Shriekfest 2007: Neatherbeast Incorporated & The Cellar Door
To my extreme regret, I was too busy with Halloween attractions this weekend (namely Halloween Hororr Nights and Knott’s Scary Farm) to get down to Hollywood for the annual Shriekfest Film Festival. Not to worry. Final Girl made the trip and tells us all about it here. After an afternoon of short subjects and a time out for an over-priced enchilada, she returned for two feature films:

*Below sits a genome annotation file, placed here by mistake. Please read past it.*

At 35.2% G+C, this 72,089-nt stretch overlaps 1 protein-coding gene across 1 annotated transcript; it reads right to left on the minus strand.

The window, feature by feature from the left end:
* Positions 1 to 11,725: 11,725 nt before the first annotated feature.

- The first, Netherbeast Incorporated, was…I don’t know. It’s vampires in an office. It was funny, but I wasn’t rolling around peeing my pants and clutching my sides. Well, I was peeing my pants, but that was because I was wasted, not because I was laughing. Anyway, everyone else was rolling around, so whatevs. Maybe I’m a tough customer when it comes to comedy, who knows. Or I was too drunk to get it.The last feature of the evening was The Cellar Door, an intense flick that puts a spin on the “Hooray, let’s torture women!” trend. If you’ve read Final Girl for any length of time, you might know that I’d rather buy 50 overpriced enchiladas than sit through something like Captivity- not that I’m still hung up on the overpriced enchilada or anything, but you get my point. The Cellar Door is different in that it focuses on the characters and their interactions- the relationship between the captive and the captor- more than trying to derive “thrills” from showing women being brutalized. The serial killer, Herman, doesn’t have an elaborate tunnel system underneath his house, and he hasn’t devised a series of traps- each more sinister than the last!- with which to victimize his prey; rather, he’s simply made a cage. Herman isn’t an over-the-top cuckoo nutso; he’s the guy next door. His house is located in an average suburban neighborhood, he shops at the dollar store, he drives an SUV, and he looks like the kind of guy you wouldn’t normally give a second thought to…and that’s what makes the cage in the basement so terrifying.